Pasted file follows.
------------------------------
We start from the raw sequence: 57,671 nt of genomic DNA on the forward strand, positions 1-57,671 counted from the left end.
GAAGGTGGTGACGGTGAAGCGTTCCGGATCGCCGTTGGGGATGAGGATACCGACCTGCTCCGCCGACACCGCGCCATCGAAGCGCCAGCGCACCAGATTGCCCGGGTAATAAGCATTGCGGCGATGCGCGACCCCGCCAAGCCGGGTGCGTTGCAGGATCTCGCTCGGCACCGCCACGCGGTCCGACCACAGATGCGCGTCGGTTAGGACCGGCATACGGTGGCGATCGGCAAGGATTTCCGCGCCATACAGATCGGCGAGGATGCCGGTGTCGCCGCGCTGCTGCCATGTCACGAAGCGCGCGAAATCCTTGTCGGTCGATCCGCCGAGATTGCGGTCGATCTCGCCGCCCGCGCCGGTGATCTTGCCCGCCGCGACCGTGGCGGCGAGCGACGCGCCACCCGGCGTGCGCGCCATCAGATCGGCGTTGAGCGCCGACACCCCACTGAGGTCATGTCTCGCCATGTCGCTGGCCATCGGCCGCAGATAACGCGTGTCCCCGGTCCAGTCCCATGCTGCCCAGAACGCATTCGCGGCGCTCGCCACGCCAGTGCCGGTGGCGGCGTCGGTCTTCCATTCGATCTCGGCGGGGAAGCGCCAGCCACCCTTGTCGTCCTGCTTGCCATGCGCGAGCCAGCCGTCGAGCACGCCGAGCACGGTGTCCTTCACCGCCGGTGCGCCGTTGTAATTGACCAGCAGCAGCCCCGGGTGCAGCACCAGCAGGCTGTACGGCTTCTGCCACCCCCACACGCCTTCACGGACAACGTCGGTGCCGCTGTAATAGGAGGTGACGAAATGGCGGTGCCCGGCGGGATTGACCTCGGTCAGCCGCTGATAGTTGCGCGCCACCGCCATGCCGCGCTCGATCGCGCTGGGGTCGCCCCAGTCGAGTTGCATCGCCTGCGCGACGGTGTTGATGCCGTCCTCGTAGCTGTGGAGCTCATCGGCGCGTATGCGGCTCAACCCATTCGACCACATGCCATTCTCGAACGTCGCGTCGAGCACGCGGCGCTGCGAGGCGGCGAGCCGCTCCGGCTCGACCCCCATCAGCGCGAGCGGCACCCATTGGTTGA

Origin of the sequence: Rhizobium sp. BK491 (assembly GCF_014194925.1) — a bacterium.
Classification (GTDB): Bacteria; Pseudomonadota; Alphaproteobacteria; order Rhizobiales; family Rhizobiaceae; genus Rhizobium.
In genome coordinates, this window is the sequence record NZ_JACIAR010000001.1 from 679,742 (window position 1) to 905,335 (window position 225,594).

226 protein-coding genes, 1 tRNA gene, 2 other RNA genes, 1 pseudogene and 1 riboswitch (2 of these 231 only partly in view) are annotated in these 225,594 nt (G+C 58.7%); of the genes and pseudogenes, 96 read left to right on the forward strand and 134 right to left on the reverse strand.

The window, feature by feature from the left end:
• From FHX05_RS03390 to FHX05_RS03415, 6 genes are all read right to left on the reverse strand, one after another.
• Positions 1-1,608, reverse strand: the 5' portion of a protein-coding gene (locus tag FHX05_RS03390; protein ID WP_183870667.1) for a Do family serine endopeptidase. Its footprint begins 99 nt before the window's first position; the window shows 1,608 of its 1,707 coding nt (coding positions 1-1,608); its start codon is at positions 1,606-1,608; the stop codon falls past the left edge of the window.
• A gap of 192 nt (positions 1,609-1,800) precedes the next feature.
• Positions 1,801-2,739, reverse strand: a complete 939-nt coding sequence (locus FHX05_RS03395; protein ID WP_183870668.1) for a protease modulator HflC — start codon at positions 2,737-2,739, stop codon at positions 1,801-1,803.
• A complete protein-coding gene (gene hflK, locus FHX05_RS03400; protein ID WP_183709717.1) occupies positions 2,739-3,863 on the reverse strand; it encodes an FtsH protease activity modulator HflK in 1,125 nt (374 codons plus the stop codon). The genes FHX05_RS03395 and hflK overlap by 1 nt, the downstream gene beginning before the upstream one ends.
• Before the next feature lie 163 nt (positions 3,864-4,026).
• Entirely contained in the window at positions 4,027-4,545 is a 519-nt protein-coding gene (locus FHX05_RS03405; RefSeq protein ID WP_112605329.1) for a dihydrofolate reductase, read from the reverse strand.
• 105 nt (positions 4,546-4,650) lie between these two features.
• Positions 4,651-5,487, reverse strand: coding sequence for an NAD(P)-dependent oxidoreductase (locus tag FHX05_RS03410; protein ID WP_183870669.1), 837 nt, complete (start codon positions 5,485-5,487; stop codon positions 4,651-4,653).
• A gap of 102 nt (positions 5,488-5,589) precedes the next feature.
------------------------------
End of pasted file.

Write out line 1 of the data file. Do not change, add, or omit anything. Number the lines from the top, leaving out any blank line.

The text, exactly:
We start from the raw sequence: 57,671 nt of genomic DNA on the forward strand, positions 1-57,671 counted from the left end.